Other Features

Besides the major changes discussed above, Adobe added a treasure trove of other useful alterations in Lightroom 4. Let's take a look at just a few of them.

Video Editing

In the past, Lightroom has had the ability to include videos as a part of your catalogs. You could quickly preview videos and tag them as a part of the catalog, but control over the video file itself was very limited.

In LR4, Adobe has taken major steps to add some of the features of Lightroom to video. Although the entire Develop module is not available for use on our video clips, we can tweak the clips to an extent. Furthermore, we now have the ability to make changes to the lengths of clips, as well as basic color and visual adjustments.

I recently used Lightroom 4's brand new video features to tweak some video I shot for a contest. I adjusted white balance, vibrance, and shortened the length of the video. Given that I also used stills in the construction of the project, I was practically able to produce the entire video within Lightroom.

One of the main focuses of the LR4 Beta that caught my attention was the ease of exporting the altered videos. As someone whose background is in still imagery, I have to admit that video is something of sore spot with me.

In my limited experience with video, perhaps the most frustrating part of the experience is outputting the completed video. With so many formats, codecs and resolutions to choose from, full featured video editing applications can be daunting for many users. Outputting video from Lightroom is simplified, and for me, that's a feature I'm very thankful for.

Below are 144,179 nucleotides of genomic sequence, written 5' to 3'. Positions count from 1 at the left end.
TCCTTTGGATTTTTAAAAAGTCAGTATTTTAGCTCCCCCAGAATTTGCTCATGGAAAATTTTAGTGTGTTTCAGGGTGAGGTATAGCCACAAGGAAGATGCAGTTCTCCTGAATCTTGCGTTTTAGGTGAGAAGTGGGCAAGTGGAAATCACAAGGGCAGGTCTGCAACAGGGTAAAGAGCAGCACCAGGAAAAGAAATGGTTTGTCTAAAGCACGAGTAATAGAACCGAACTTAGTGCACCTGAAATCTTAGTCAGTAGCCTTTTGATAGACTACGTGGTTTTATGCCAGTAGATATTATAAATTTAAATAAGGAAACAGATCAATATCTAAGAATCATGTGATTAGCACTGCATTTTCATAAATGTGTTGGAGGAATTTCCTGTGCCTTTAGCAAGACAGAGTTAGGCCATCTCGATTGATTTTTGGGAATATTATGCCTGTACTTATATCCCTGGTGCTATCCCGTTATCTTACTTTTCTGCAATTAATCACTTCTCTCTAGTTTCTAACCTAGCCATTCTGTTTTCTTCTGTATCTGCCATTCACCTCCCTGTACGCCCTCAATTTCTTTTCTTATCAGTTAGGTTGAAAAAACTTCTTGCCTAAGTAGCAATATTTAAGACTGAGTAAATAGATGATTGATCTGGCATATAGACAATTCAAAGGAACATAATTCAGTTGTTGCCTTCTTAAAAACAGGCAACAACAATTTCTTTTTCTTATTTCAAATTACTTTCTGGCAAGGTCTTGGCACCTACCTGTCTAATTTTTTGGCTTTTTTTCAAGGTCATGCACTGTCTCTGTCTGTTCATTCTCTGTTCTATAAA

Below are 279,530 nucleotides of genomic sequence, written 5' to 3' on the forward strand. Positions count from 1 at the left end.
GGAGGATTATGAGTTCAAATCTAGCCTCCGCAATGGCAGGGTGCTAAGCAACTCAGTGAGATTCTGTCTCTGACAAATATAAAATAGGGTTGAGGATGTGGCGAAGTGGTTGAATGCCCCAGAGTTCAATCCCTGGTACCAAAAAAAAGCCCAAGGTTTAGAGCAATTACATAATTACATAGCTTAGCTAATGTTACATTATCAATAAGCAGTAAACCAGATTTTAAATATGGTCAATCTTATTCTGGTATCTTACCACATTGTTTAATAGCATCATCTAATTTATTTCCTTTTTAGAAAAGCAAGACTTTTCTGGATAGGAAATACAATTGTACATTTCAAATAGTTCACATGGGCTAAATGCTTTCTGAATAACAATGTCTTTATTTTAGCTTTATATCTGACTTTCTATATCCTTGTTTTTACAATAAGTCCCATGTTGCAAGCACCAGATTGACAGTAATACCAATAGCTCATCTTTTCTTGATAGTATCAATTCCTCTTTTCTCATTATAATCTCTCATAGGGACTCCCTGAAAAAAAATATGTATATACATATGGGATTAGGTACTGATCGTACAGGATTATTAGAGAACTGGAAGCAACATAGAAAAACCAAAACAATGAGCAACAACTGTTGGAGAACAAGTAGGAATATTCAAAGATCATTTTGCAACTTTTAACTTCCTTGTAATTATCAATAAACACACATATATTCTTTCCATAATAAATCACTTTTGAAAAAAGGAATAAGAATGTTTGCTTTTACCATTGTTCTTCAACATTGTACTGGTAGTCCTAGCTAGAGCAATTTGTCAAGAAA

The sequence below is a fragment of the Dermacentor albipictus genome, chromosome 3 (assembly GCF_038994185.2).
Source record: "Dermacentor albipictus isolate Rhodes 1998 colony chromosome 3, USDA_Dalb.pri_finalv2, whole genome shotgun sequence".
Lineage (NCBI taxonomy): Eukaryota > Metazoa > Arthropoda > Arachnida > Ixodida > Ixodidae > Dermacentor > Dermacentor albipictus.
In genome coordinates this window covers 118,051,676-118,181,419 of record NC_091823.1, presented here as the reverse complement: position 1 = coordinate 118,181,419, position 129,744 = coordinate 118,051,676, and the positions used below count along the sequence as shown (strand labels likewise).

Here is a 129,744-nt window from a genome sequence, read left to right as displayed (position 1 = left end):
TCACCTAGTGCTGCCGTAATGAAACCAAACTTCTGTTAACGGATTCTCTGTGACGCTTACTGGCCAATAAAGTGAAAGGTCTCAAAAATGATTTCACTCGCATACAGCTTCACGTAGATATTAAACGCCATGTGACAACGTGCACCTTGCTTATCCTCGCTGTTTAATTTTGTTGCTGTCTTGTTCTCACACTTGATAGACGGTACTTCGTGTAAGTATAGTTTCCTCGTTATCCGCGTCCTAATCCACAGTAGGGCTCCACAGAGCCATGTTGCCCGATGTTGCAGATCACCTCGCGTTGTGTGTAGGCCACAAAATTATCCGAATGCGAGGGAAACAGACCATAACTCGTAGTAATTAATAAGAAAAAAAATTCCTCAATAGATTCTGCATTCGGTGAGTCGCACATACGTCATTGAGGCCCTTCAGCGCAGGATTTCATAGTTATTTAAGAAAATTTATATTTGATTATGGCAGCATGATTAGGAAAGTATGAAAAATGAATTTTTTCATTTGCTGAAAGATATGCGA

Email Photos

Call me old school, but I was excited when I found out that Lightroom 4 featured the ability to email a photo directly from the application. Often times, I need to take an image or two and send it over to my client for an early review. Now, I don't have to export the photo, open a web browser, attach it and send it. Emailing a photo can now be done entirely within the application, and has saved me from the distractions of the Internet several times already.

The new Lightroom 4 email option allows me to attach an image and send it, all from within my photo catalog.

Soft Proofing

If there's one feature that really proves that Adobe is listening, it's the soft proofing functionality of Lightroom 4. This oft-requested feature allows the user to preview the image as it will appear in print. Again, this all takes place within your Lightroom workflow, so comparing the "on-screen" version to the soft-proofed version is a breeze.

The red areas of this image help us to illustrate and visualize the areas that will need adjustment for printing; these regions show us what is "out of gamut" and what won't translate to a print version of our photo. With these guides, we can make the adjustments to images necessary to get the print perfect the first try. Adobe's Julieanne Kost has much more about soft proofing.


Now that the Lightroom 4 Beta is readily available, it's easy to see that Adobe has not been resting on its laurels with the development of the application. The Lightroom workflow is more powerful than ever with new modules and extensions of the already existing modules.

Not only have classic features been greatly improved, the new edition of the software has introduced some new features that are sure to become favorites of photographers of all types. Make sure to head over to Adobe's website and give it a try today.